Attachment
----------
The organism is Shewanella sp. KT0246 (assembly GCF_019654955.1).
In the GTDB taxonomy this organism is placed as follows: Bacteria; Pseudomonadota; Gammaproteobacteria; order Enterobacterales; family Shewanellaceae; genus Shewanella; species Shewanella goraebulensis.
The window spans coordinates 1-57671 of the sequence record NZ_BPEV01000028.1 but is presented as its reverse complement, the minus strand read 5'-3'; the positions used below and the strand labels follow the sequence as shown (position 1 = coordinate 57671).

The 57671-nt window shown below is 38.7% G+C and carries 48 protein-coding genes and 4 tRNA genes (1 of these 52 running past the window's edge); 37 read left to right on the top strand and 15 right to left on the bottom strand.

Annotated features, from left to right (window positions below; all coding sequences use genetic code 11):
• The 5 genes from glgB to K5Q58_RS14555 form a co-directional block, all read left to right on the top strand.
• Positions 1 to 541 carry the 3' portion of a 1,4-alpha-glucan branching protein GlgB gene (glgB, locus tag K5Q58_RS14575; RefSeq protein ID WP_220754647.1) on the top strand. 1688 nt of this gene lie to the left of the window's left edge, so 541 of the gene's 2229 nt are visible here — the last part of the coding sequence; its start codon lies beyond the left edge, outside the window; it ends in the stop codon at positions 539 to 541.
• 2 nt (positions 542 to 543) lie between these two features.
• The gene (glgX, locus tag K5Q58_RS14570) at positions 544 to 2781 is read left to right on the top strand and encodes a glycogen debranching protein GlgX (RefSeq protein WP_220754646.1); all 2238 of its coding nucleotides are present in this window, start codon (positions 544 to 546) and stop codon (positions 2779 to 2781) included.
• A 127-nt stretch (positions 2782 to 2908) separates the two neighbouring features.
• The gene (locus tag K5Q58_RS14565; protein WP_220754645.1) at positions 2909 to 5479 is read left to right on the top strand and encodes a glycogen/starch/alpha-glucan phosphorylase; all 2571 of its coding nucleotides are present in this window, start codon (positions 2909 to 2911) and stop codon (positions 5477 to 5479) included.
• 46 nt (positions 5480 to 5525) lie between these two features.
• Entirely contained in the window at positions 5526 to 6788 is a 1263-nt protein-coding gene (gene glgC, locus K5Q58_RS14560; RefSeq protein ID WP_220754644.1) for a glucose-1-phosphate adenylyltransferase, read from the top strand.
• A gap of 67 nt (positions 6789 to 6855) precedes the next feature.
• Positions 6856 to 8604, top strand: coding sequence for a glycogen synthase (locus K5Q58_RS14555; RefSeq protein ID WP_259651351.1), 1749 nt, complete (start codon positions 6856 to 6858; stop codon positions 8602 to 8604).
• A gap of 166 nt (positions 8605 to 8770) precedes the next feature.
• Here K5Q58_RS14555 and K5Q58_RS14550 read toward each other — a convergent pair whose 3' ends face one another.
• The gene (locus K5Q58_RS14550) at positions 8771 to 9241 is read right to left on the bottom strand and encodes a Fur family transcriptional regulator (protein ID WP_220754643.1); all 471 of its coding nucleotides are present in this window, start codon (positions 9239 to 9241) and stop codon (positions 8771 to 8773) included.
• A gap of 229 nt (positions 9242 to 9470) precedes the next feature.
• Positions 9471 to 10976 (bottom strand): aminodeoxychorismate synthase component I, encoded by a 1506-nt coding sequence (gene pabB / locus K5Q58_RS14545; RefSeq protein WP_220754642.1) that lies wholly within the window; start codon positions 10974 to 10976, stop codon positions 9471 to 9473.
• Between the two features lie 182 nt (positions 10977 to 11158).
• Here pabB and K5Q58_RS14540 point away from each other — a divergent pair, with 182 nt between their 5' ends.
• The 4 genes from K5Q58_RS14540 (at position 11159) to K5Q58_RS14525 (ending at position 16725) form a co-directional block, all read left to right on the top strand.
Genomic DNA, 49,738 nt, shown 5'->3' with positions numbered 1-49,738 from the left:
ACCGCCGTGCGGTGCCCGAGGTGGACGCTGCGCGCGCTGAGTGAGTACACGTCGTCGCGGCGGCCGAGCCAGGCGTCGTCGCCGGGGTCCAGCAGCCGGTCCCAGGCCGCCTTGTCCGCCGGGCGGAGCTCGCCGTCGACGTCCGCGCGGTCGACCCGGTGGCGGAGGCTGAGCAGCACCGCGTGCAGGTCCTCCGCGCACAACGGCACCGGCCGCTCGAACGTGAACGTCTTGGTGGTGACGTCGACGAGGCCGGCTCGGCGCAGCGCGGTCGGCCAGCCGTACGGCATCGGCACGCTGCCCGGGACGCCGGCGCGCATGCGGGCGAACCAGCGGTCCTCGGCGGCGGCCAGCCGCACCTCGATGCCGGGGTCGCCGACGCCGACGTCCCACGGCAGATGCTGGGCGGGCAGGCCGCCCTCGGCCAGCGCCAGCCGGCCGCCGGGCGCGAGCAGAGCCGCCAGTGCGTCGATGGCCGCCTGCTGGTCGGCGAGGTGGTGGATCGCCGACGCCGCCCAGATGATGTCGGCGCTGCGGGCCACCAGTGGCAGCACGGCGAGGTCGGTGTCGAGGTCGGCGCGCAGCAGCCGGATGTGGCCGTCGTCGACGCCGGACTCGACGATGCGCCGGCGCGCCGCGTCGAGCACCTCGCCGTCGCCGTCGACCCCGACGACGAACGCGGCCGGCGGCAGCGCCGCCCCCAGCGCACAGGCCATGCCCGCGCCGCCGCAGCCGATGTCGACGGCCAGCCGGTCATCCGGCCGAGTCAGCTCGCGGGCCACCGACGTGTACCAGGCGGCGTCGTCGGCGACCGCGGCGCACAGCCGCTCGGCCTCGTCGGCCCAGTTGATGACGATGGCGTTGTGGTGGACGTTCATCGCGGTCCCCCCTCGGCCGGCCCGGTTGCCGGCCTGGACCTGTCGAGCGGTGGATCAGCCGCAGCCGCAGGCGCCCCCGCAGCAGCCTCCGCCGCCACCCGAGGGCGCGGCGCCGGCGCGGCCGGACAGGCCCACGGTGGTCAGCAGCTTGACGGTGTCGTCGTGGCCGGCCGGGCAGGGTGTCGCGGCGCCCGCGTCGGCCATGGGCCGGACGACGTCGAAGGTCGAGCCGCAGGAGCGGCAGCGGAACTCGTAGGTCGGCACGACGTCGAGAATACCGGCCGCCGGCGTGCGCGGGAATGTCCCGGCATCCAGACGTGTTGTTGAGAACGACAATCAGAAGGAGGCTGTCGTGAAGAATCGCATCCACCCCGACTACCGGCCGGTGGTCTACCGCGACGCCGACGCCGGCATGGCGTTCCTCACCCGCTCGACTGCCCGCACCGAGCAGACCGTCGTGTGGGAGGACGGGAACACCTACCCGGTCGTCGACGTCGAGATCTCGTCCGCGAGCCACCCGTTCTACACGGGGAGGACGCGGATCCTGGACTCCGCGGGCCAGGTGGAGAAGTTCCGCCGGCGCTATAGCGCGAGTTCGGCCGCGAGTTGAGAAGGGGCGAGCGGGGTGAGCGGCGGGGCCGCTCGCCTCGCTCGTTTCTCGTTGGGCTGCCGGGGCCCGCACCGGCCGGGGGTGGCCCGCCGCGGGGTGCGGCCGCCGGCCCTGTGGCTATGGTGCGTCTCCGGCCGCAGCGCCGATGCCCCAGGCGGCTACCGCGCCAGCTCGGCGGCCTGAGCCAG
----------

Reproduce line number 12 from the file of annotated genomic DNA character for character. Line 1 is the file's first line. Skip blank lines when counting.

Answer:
• 46 nt (positions 5480 to 5525) lie between these two features.